A healthy hair diet should include proteins, iron, vit E and trace minerals such as selenium, copper and magnesium. Hair loss occurs mainly due to protein and vitamin deficiency, and rapid weight loss. Veg foods to include are fortified cereals, soybeans, pumpkin seeds, white beans, lentils and spinach. Good meat sources are clams, oysters, lean meat and fish.
Experts say that a healthy diet with the right mix of protein, iron and other nutrients can help improve the health, look and feel of your hair. Dermatologist Amy McMichael, MD, says, “To a doctor, healthy hair grows appropriately out of every follicle. It is not easily broken and is connected to a healthy scalp. It’s long and full as you’d like it to be. It’s bouncy, shiny and manageable.”
“A balanced diet can give your hair all the nutrients it needs to satisfy both definitions for healthy hair”, says McMichael, who directs the Hair Disorder Clinic at Wake Forest Baptist Health in Winston-Salem, N.C.
Healthy Hair: Protein Is Important
Your hair needs the same well-rounded diet that provides all the recommended vitamins, minerals and other nutrients needed for good health in the rest of your body. For example, a strand of hair is composed of mostly protein. This means that your hair needs protein to grow.
“Hair and nails are both protein fibers,” says dermatologist Paradi Mirmirani, MD, of the Permanente Medical Group in Vallejo, California. She is also a member of the North American Hair Research Society.
About 90% of your hair is in the growing phase. For each hair strand, this growing phase lasts 2 to 3 years. By the end of that time, hair enters a resting phase that lasts about 3 months before it is shed and replaced by new hair. If you don’t get enough protein in your diet, a disproportionate number of hairs may go into the resting phase.
A typical scalp has about 120,000-150,000 strands of hair and sheds about 50 to 100 strands each day. Most people don’t even notice that small amount. But when an unusually large number of hair strands enter the resting phase, hair loss can become noticeable.
Iron and Other Nutrients
Protein isn’t the only nutrient needed to maintain healthy hair. You also need iron, vitamin E and trace minerals such as selenium, copper, and magnesium to help keep your hair in good shape. “These are all involved in the production of the various proteins that make up your hair,” says Christine Gerbstadt, MD, RD, spokeswoman for the Academy of Nutrition and Dietetics (formerly called the American Dietetic Association).
Not getting enough iron can cause hair loss.
“The best source of iron in your diet is meat,” Gerbstadt says, “Clams, oysters and organ meat top the list. But there are problems with eating a lot of organ meat,” Gerbstadt says. “Lean meat, though – pork, beef and fish are good sources.”
Good vegetarian sources of iron include fortified cereals, soybeans, pumpkin seeds, white beans, lentils and spinach. The problem with iron from non-animal sources is that the body absorbs iron less efficiently from plants. “It’s possible to eat a vegetarian diet paying attention to iron and still not get enough,” Gerbstadt says.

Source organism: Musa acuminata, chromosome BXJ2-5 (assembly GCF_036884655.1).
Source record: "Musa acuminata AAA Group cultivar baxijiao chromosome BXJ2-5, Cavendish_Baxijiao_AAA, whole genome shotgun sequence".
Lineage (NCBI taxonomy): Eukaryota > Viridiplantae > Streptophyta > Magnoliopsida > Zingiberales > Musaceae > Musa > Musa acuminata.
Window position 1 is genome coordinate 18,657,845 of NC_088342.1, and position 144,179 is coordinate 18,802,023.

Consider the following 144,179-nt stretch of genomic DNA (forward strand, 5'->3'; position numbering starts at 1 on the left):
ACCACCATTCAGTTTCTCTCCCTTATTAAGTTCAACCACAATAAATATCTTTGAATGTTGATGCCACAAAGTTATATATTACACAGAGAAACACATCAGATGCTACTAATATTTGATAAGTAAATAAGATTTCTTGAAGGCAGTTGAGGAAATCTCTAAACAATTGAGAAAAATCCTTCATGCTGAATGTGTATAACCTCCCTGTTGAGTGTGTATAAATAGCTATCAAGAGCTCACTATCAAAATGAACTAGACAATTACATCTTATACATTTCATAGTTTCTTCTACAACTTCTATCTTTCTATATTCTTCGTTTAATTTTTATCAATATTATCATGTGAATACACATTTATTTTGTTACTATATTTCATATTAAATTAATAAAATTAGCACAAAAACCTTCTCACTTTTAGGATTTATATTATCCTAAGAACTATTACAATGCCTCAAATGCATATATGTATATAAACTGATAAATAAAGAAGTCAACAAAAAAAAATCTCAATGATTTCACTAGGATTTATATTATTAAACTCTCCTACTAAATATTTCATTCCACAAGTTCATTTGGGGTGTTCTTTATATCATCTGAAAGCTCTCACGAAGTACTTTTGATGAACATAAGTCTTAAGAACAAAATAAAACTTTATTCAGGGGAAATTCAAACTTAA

Her advice: Talk to your doctor about your diet and ask for an iron test so your doctor can check on whether you should consider taking an iron supplement.
Vitamin D And Your Hair
Though the evidence still isn’t clear, some studies suggest that vitamin D may play a role in the hair cycle. Mirmirani says, “We can get vitamin D from the sun but dermatologists don’t recommend a lot of sun exposure.”
Mirmirani adds saying that you can also get vitamin D from fortified foods such as milk, orange juice and cereals. According to some studies, many Americans don’t get enough vitamin D and the actual recommended dosage is controversial. She recommends talking to your doctor about your vitamin D needs and whether or not you should take a supplement.
Are Hair Supplements Necessary?
“Any vitamin deficiency will cause hair loss. The best source for the nutrients you need is a true, well-balanced diet. All the vitamins are important, such as Vitamins B, C, E,” says Carolyn Jacob, MD, founder and medical director of Chicago Cosmetic Surgery and Dermatology.
When Mirmirani was asked on her opinion on adding zinc or biotin supplements to a diet, she says, “I don’t check the zinc or biotin levels in patients. It’s very hard in an American diet for those things to become deficient. And there hasn’t been any good evidence that taking zinc or biotin supplements actually offers any benefits for hair. Extra biotin probably won’t hurt but it’s not clear it does much good either.”
Jacob explains that if you take a supplement, you will need to tell your doctor so it’s part of your health records. Your health care providers should know about everything you take even if it’s natural or didn’t need a prescription.
Hair Health And Weight Loss Diets
Weight loss, especially rapid weight loss from a restrictive diet, can cause major hair loss. Gerbstadt says, “Master hairdressers know without being told when their clients are dieting – just from the changes in the hair.”
“Women on a very strict calorie-deprived diet will lose weight very quickly. But it’s hard to ensure they get the nutrients they need. Even if you lose weight very slowly on a doctor-approved program, you can still have associated hair loss” says McMichael. Weight loss can also stress the body which contributes to hair loss. “It’s common to shed hair after losing 15 pounds or more. Be patient. If you’re healthy, your hair will come back after your weight stabilizes”, says McMichael.